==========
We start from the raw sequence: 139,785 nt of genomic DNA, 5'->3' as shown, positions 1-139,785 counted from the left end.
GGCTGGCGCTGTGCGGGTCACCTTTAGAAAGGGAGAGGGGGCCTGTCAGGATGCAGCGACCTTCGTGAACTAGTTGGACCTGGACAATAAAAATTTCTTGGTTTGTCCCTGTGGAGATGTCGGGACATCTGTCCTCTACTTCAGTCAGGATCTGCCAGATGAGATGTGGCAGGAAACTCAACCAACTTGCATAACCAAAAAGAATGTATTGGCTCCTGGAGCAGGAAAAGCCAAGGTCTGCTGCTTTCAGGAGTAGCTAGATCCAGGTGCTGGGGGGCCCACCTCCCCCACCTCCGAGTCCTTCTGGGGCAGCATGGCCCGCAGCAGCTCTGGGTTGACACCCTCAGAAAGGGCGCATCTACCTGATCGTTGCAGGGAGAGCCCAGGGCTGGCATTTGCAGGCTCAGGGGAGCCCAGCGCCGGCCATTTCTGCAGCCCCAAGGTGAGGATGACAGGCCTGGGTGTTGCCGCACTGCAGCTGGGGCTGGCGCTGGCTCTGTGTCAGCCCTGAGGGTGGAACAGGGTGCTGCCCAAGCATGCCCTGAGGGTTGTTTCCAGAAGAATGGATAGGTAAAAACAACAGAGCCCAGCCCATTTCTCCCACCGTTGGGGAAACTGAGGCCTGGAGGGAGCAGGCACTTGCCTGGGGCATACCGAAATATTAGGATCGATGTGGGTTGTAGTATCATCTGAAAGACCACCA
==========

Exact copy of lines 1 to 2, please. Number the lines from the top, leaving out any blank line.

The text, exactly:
We start from the raw sequence: 139,785 nt of genomic DNA, 5'->3' as shown, positions 1-139,785 counted from the left end.
GGCTGGCGCTGTGCGGGTCACCTTTAGAAAGGGAGAGGGGGCCTGTCAGGATGCAGCGACCTTCGTGAACTAGTTGGACCTGGACAATAAAAATTTCTTGGTTTGTCCCTGTGGAGATGTCGGGACATCTGTCCTCTACTTCAGTCAGGATCTGCCAGATGAGATGTGGCAGGAAACTCAACCAACTTGCATAACCAAAAAGAATGTATTGGCTCCTGGAGCAGGAAAAGCCAAGGTCTGCTGCTTTCAGGAGTAGCTAGATCCAGGTGCTGGGGGGCCCACCTCCCCCACCTCCGAGTCCTTCTGGGGCAGCATGGCCCGCAGCAGCTCTGGGTTGACACCCTCAGAAAGGGCGCATCTACCTGATCGTTGCAGGGAGAGCCCAGGGCTGGCATTTGCAGGCTCAGGGGAGCCCAGCGCCGGCCATTTCTGCAGCCCCAAGGTGAGGATGACAGGCCTGGGTGTTGCCGCACTGCAGCTGGGGCTGGCGCTGGCTCTGTGTCAGCCCTGAGGGTGGAACAGGGTGCTGCCCAAGCATGCCCTGAGGGTTGTTTCCAGAAGAATGGATAGGTAAAAACAACAGAGCCCAGCCCATTTCTCCCACCGTTGGGGAAACTGAGGCCTGGAGGGAGCAGGCACTTGCCTGGGGCATACCGAAATATTAGGATCGATGTGGGTTGTAGTATCATCTGAAAGACCACCA